For every primary Caregiver out there, you will find at least double the number of long distance Caregivers who are not the primary Caregiver to their loved one. The aspect of distance, and not knowing what is happening on a day to day level, combined with often having little or no say in what care is being provided, is a lethal stress bomb waiting to blow.
Family members living away experience just as much pain and uncertainty as the primary Caregiver at home. And, in some cases, even more. They are often feeling helpless in not being able to contribute directly to the care of their loved one, and can begin to experience a strong sense of isolation at being left out of the decision making process.
In fairness to the primary Caregiver, it is often easier to make most of those decisions on the spot. Taking time to call family who lives away is not always possible, or realistic in the everyday issues that arise. Still, not including other family members can place a big strain on relationships, or test the bounds of understanding. Frequently, increased communication between ancillary and primary Caregiver is enough to dispel these family tensions. However, there are times when another approach is required.
I used to tell my siblings not to worry, they were too far away to help with things, and I had everything under control. In retrospect, I can see now, by shutting them out in this manner, I placed added tensions on already strained relationships.
I put myself in a position of not being able to comfortably ask for help. Later on, when my parent's condition deteriorated, this contributed to my own feelings of isolation. I realize now how important it is to maintain as much open communication as possible. The ancillary Caregiver needs to know about conditions at home in order to effectively contribute to the care of their loved one. And while direct care may not be possible, there are a number of things that can be done in order to allow them to feel an active part of the care plan.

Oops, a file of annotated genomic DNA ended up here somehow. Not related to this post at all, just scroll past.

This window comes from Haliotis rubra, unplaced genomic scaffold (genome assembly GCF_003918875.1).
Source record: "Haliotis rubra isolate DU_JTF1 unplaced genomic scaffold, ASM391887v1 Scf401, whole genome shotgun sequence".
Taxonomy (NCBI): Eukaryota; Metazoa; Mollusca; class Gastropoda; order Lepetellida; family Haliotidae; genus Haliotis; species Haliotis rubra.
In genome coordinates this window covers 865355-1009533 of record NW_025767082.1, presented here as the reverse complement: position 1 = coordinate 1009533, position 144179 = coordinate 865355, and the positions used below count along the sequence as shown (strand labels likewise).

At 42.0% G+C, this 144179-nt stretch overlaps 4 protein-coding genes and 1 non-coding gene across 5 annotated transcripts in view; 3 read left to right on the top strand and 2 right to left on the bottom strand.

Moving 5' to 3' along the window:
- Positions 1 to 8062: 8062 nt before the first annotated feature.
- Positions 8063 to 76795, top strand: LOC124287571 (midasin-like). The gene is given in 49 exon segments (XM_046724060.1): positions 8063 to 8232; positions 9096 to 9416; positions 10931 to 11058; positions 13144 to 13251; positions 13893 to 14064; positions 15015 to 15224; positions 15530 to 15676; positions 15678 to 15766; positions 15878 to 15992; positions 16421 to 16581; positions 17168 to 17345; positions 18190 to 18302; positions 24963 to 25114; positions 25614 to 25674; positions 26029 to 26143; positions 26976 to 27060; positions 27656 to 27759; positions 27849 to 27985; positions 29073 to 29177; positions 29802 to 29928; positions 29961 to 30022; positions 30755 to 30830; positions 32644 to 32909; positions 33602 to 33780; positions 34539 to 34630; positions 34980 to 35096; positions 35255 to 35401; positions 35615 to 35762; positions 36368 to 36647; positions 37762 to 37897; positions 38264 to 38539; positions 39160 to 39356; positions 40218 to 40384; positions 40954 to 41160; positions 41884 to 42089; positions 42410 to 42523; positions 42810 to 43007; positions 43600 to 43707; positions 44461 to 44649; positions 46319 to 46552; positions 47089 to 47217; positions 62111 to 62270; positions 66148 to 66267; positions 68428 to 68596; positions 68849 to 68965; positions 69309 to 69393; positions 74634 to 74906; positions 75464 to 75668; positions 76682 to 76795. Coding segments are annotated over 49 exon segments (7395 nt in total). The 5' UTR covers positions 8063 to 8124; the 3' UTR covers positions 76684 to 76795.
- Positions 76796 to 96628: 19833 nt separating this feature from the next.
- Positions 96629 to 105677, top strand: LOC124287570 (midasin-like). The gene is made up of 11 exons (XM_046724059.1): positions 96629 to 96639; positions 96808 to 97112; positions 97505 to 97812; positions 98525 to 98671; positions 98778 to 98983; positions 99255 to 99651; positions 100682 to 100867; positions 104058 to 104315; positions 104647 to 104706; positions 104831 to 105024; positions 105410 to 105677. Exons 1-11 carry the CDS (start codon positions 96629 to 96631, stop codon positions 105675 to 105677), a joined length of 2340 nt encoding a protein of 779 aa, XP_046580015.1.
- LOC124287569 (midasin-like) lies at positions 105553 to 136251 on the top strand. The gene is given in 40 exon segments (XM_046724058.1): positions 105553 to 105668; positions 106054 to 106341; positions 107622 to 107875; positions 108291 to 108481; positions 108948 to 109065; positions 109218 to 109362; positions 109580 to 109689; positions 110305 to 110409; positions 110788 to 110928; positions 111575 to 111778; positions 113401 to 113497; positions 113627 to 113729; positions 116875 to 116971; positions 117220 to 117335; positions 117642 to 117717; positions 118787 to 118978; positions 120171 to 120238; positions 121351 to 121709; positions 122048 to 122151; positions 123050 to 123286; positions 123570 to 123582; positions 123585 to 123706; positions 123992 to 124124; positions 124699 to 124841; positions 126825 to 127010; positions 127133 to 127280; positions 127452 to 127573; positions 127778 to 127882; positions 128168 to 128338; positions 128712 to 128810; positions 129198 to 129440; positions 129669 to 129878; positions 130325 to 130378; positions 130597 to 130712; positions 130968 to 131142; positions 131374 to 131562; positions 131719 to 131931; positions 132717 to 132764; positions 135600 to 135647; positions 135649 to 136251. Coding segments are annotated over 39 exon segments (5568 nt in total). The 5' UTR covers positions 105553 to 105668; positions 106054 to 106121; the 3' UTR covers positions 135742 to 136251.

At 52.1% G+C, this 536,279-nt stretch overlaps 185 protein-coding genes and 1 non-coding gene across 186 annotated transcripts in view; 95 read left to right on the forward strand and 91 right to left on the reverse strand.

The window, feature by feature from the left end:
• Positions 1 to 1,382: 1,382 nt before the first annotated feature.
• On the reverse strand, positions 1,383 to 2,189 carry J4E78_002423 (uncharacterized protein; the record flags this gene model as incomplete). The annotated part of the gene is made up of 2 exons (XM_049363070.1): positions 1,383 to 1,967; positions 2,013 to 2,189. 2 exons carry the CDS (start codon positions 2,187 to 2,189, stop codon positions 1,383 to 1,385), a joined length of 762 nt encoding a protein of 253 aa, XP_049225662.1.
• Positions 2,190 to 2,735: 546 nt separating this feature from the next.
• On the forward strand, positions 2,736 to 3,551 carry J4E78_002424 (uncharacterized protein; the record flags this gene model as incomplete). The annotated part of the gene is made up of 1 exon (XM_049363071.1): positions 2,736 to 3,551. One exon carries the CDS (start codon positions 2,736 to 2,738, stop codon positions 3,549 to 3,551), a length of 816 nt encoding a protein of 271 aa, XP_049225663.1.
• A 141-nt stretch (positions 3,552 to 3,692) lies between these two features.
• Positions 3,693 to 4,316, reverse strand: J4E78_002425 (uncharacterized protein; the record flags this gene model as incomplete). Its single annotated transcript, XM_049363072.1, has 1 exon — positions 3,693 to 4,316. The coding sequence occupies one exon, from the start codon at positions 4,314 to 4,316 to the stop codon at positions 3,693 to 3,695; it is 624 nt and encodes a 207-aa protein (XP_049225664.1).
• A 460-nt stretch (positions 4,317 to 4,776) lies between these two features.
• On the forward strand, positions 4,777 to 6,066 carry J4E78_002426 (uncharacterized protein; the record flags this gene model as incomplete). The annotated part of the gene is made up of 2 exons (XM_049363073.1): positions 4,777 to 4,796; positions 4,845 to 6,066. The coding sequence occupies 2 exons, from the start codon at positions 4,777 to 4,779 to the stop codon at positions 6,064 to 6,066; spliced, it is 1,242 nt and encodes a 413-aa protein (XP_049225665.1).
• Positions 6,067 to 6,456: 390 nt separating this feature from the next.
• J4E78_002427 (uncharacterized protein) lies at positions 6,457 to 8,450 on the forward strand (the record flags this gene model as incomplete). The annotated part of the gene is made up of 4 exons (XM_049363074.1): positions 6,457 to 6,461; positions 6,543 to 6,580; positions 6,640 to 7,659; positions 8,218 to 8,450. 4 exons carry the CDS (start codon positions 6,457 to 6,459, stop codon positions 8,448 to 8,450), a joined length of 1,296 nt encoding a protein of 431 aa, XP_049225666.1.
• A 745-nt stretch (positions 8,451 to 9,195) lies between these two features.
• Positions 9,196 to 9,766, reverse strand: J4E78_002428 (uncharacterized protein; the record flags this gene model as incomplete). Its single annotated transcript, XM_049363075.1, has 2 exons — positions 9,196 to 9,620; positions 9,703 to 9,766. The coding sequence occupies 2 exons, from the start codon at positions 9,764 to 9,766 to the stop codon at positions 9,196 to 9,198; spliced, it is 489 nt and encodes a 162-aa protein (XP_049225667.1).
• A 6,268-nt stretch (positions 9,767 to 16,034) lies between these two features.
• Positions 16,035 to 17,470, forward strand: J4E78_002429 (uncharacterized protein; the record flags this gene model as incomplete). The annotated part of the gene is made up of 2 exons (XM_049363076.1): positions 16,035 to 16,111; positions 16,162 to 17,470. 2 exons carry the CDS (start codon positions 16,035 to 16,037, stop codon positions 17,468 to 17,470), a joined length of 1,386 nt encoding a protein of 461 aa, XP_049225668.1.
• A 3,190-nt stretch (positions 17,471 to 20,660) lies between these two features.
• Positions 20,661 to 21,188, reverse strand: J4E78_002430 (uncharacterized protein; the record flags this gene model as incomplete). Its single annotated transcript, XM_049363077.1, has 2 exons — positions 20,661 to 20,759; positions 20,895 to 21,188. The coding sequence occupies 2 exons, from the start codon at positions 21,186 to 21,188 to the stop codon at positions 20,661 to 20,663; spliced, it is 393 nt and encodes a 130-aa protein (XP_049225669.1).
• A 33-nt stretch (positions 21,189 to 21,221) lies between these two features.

For the primary Caregiver, offering regular and honest updates on your loved one's condition goes a long way towards accomplishing this. Remember other family members are not there everyday, and do not see the subtle changes that might occur. Allow their input on decisions. You may not always agree, but if the end result is what is best for your loved one, all family will feel better having had a chance to express an opinion.
And for the ancillary Caregiver, one of the few things you can do, is be sure to find a way to give the primary provider some respite. Encourage to have your loved one visit you, or better, go to them periodically. Your family member is giving care 24 hours, 7 days a week. A few weeks from you will be a Godsend to them. By supporting each other in this manner, all Caregivers, regardless of the distances will come to a better understanding of the needs of each other, as well as their loved one.
Catherine Murphy, R.N., has been caregiver to both parents. She can be
contacted at firstname.lastname@example.org
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